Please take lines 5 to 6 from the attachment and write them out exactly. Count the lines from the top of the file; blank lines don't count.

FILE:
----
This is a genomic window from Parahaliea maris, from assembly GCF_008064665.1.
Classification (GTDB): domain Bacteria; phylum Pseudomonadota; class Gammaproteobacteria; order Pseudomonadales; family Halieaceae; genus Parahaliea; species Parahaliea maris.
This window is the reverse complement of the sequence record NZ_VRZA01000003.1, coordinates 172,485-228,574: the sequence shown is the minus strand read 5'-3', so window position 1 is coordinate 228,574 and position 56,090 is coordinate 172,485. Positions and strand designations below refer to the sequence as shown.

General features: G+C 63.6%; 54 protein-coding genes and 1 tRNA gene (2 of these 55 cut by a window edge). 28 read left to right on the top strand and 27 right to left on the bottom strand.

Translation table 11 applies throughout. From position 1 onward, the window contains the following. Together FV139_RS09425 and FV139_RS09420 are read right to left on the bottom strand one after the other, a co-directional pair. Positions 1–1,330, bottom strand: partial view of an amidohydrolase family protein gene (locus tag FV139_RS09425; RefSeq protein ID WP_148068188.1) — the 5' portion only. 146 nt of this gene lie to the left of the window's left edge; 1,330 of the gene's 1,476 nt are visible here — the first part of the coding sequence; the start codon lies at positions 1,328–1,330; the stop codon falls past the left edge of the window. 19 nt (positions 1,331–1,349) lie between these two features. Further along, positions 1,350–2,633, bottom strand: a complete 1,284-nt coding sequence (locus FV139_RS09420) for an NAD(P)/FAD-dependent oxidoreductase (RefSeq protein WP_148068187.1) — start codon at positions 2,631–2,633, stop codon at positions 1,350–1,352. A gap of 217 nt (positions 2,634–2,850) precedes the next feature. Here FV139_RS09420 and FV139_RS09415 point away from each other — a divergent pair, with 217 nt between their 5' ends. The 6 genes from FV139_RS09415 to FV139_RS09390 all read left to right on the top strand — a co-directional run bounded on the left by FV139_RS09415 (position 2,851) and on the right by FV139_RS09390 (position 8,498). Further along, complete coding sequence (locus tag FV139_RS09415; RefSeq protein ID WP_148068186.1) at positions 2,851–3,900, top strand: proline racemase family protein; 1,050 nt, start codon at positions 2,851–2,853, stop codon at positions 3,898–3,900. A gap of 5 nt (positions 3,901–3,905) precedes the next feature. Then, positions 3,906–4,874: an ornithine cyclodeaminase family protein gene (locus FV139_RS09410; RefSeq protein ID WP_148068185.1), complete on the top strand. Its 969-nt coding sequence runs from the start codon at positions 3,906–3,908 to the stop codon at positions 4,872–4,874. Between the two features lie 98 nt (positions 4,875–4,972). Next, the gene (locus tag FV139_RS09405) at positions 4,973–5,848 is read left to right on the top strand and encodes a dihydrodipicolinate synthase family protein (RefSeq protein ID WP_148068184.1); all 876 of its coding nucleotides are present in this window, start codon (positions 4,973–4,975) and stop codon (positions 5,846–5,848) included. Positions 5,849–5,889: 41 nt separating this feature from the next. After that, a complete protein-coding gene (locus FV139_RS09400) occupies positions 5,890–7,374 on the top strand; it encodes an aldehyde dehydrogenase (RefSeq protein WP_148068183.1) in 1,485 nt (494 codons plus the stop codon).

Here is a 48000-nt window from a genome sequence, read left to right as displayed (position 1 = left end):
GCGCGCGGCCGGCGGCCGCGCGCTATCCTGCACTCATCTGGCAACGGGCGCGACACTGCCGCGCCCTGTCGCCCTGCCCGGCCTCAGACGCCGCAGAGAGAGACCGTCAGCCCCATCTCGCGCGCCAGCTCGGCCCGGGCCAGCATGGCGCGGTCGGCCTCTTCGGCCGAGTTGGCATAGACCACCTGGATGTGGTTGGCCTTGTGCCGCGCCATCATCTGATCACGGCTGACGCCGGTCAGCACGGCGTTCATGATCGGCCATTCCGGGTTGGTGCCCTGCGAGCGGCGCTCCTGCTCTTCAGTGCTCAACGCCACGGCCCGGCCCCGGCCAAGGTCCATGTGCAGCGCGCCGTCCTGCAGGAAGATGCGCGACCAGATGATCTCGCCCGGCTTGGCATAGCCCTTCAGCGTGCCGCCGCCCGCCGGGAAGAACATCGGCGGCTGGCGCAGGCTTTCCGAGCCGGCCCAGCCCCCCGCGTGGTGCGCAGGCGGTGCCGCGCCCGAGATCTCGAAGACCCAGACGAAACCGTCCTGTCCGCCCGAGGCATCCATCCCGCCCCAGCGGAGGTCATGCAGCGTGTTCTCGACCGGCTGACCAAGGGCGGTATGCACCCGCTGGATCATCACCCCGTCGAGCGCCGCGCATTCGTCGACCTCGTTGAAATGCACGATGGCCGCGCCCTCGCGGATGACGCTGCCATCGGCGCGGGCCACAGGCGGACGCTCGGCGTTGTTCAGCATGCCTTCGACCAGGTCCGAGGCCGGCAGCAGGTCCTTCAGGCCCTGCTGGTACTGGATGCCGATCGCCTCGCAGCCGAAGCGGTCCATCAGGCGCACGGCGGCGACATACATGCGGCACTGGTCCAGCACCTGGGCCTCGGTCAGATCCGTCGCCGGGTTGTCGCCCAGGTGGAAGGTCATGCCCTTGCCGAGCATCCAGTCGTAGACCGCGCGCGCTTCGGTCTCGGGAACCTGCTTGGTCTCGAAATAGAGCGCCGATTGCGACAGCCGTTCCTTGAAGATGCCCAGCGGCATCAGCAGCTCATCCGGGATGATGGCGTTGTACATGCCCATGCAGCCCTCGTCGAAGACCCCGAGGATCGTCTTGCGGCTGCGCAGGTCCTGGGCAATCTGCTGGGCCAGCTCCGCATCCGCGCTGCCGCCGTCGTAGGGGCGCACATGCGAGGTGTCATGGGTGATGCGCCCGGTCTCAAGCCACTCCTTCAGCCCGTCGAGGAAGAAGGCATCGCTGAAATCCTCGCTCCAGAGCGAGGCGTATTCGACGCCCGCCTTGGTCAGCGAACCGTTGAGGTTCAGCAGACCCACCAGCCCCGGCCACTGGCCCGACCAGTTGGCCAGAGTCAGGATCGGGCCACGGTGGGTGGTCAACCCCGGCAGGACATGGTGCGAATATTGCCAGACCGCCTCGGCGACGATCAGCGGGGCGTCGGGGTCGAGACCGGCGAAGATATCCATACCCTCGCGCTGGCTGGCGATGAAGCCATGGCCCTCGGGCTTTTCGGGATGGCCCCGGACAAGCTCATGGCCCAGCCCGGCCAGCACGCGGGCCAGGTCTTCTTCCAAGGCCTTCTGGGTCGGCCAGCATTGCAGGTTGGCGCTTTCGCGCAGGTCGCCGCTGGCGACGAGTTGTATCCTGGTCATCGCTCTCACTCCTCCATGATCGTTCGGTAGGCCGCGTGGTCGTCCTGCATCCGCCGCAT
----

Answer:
Translation table 11 applies throughout. From position 1 onward, the window contains the following. Together FV139_RS09425 and FV139_RS09420 are read right to left on the bottom strand one after the other, a co-directional pair. Positions 1–1,330, bottom strand: partial view of an amidohydrolase family protein gene (locus tag FV139_RS09425; RefSeq protein ID WP_148068188.1) — the 5' portion only. 146 nt of this gene lie to the left of the window's left edge; 1,330 of the gene's 1,476 nt are visible here — the first part of the coding sequence; the start codon lies at positions 1,328–1,330; the stop codon falls past the left edge of the window. 19 nt (positions 1,331–1,349) lie between these two features. Further along, positions 1,350–2,633, bottom strand: a complete 1,284-nt coding sequence (locus FV139_RS09420) for an NAD(P)/FAD-dependent oxidoreductase (RefSeq protein WP_148068187.1) — start codon at positions 2,631–2,633, stop codon at positions 1,350–1,352. A gap of 217 nt (positions 2,634–2,850) precedes the next feature. Here FV139_RS09420 and FV139_RS09415 point away from each other — a divergent pair, with 217 nt between their 5' ends. The 6 genes from FV139_RS09415 to FV139_RS09390 all read left to right on the top strand — a co-directional run bounded on the left by FV139_RS09415 (position 2,851) and on the right by FV139_RS09390 (position 8,498). Further along, complete coding sequence (locus tag FV139_RS09415; RefSeq protein ID WP_148068186.1) at positions 2,851–3,900, top strand: proline racemase family protein; 1,050 nt, start codon at positions 2,851–2,853, stop codon at positions 3,898–3,900. A gap of 5 nt (positions 3,901–3,905) precedes the next feature. Then, positions 3,906–4,874: an ornithine cyclodeaminase family protein gene (locus FV139_RS09410; RefSeq protein ID WP_148068185.1), complete on the top strand. Its 969-nt coding sequence runs from the start codon at positions 3,906–3,908 to the stop codon at positions 4,872–4,874. Between the two features lie 98 nt (positions 4,875–4,972). Next, the gene (locus tag FV139_RS09405) at positions 4,973–5,848 is read left to right on the top strand and encodes a dihydrodipicolinate synthase family protein (RefSeq protein ID WP_148068184.1); all 876 of its coding nucleotides are present in this window, start codon (positions 4,973–4,975) and stop codon (positions 5,846–5,848) included. Positions 5,849–5,889: 41 nt separating this feature from the next. After that, a complete protein-coding gene (locus FV139_RS09400) occupies positions 5,890–7,374 on the top strand; it encodes an aldehyde dehydrogenase (RefSeq protein WP_148068183.1) in 1,485 nt (494 codons plus the stop codon).

Here is a 48000-nt window from a genome sequence, read left to right as displayed (position 1 = left end):